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  • Romney Miller

Social Situations and Disclosing a Disability

Have you ever experienced a new life event that made you feel nervous about disclosing your disability? New work friends? Recently moved to a new city, new school, new church?


When life changes and new people come into your life, a situation may arise where there is the need to talk about your disability. People with disabilities and their family members understand the anxiety that can surround new social interactions. For example, how do you tell new friends who invited you over to dinner that you have celiac disease and can’t eat wheat, in a manner that isn’t awkward for you or your new friends? Some people have no problem talking to others about their disability. However, for many, disclosing their disability to others in a social setting is the cause of tremendous anxiety. We have discovered that having a practiced pitch helps to alleviate peo- ple’s anxiety when they feel the need to disclose their disability to others.

In fact, just recently a good friend's daughter experienced anxiety around meeting new people when she began college. Gabby, now a freshman at college, was diagnosed when she was 16 with an autoimmune disease that causes muscle weakening. She used to be able to drive, but her disease has now made it so that she can’t. Even driving in a car with anyone other than her mother is difficult because any jerky movement causes dizziness and extreme neck pain. She also faints after standing too long, and has difficulty climbing stairs.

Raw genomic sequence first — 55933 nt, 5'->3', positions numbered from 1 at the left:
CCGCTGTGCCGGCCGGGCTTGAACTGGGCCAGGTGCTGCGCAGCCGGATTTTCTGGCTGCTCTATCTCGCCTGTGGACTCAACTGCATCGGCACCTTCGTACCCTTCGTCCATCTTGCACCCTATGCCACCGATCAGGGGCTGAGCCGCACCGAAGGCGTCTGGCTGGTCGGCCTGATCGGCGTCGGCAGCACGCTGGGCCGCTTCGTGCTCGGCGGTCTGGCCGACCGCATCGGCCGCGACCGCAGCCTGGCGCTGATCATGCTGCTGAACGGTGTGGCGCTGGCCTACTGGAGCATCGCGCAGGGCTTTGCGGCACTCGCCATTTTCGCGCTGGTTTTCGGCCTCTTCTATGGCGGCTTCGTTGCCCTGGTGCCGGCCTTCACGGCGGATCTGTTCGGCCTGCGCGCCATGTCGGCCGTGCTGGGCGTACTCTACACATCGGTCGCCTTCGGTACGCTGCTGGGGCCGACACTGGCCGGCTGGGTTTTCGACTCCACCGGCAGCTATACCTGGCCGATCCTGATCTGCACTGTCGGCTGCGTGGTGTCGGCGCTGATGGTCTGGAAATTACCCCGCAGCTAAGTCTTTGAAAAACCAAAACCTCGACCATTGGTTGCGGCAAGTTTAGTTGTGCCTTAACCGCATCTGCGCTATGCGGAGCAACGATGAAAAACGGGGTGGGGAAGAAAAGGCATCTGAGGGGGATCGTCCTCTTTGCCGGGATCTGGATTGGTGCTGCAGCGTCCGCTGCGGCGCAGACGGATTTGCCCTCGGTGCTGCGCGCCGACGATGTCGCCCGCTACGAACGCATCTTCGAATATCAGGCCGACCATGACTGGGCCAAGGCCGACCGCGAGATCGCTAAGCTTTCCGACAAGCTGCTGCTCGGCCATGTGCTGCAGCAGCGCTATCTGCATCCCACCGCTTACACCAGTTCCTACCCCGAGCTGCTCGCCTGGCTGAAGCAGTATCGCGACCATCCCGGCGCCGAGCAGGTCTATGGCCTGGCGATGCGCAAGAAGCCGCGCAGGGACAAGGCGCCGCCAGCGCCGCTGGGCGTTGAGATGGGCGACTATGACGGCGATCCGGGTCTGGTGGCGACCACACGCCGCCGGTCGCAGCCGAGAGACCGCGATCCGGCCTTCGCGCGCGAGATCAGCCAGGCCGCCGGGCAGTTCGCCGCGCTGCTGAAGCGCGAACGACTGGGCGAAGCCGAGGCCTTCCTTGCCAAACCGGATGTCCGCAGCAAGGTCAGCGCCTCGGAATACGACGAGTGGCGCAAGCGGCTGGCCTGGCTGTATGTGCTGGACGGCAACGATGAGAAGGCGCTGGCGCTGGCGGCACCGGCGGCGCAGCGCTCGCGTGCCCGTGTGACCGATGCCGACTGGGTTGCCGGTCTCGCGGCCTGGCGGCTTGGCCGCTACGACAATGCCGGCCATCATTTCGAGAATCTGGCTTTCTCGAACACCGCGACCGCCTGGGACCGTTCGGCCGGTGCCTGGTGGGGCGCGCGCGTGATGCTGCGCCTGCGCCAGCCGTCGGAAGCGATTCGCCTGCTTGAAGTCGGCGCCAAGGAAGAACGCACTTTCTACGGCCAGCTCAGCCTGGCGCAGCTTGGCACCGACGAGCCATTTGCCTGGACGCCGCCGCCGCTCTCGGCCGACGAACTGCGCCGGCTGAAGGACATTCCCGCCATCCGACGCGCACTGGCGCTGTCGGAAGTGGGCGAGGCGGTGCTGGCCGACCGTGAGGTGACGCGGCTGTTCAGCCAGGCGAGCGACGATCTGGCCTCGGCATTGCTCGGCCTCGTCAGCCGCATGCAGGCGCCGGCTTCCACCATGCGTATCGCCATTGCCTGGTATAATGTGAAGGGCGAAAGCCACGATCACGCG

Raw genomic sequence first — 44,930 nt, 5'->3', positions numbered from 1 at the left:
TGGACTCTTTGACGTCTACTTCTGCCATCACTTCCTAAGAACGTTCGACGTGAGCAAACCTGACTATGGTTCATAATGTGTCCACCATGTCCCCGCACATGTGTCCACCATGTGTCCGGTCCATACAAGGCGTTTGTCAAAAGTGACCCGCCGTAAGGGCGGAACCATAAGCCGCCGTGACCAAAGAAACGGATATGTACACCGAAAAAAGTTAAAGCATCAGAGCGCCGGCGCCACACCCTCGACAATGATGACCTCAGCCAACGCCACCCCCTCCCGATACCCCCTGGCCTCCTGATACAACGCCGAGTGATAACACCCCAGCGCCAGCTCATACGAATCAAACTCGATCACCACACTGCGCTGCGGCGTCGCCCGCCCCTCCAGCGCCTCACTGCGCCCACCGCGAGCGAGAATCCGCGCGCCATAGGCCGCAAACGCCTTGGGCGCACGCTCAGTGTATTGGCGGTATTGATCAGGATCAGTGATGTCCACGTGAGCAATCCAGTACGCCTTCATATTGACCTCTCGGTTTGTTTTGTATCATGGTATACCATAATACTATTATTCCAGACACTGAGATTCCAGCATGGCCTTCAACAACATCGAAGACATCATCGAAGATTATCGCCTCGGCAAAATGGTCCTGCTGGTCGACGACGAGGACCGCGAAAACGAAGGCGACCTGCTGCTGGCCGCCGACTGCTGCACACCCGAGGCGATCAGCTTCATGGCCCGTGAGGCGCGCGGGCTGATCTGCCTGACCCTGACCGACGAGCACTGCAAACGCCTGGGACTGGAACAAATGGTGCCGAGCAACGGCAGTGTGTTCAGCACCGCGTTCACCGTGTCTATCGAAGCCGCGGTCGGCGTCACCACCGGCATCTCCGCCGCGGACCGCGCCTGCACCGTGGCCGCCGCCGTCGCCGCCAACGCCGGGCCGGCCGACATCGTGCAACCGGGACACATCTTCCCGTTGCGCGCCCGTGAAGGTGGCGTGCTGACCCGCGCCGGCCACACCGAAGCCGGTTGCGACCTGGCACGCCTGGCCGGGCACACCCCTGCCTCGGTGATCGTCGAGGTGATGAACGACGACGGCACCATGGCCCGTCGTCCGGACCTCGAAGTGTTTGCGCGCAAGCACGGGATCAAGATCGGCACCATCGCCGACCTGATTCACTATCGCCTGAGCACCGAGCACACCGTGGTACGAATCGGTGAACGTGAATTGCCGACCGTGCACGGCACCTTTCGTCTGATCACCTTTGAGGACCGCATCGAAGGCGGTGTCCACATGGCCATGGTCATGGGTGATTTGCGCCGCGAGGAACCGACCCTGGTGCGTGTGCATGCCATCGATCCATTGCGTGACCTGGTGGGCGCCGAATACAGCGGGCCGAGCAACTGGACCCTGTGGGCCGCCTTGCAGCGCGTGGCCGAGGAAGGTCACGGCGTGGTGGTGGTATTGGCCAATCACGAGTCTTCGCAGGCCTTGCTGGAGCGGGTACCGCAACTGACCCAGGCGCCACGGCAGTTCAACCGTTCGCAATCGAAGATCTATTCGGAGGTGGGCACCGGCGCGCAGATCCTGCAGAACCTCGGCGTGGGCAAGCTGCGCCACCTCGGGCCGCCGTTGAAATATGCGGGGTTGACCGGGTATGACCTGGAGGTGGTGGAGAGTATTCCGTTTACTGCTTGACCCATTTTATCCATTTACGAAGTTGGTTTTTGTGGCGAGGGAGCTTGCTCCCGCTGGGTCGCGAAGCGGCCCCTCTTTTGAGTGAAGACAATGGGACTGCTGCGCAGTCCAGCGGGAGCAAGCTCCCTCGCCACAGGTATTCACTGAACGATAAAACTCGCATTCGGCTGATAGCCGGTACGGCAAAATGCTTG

Gabby was beginning her second semester at college and felt that she needed to be more social in order to make friends. She decided to join a social club. The club was hosting an annual event where the students would take a bus to the venue. For liability reasons, riding on the bus was mandatory to attend the event. Gabby really wanted to attend, but there was no way she was going to be able to ride on a bumpy bus or even climb the stairs to get onto the bus. She was so upset that she thought about just not going or quitting the club altogether rather than talk to people about her disability. “It’s just so awkward trying to explain everything to new people!” She cried. I suggested to Gabby that she create a disclosure pitch that would serve her in many social situations. I said to her, “Have you ever heard of an elevator pitch? Well, you need something similar, but we can call it a disclosure pitch: a short and succinct way to disclose a disability to others in a social setting.” I explained that having a pitch would allow her to disclose her disability, discuss her needs and be able to attend the event. And the best part about having a practiced pitch ready to deliver is that it alleviates a lot of the anxiety that comes from being put into a group or meeting new people. Gabby agreed to give it a try. She wrote out what she wanted to say and practiced it in the mirror and to her mother. After a lot of practice, and with much anticipation, Gabby gathered her nerves and spoke with the person in charge of new club members and delivered her practiced pitch. In the end, she was able to attend the event with her mother driving her, and she was proud of herself that she was able to talk about her disability with a person she doesn’t know well. She has now used similar pitches in other social situations and has said that it gets easier every time she discloses. Now that she is armed with a practiced pitch, she has far less anxiety about disclosing.



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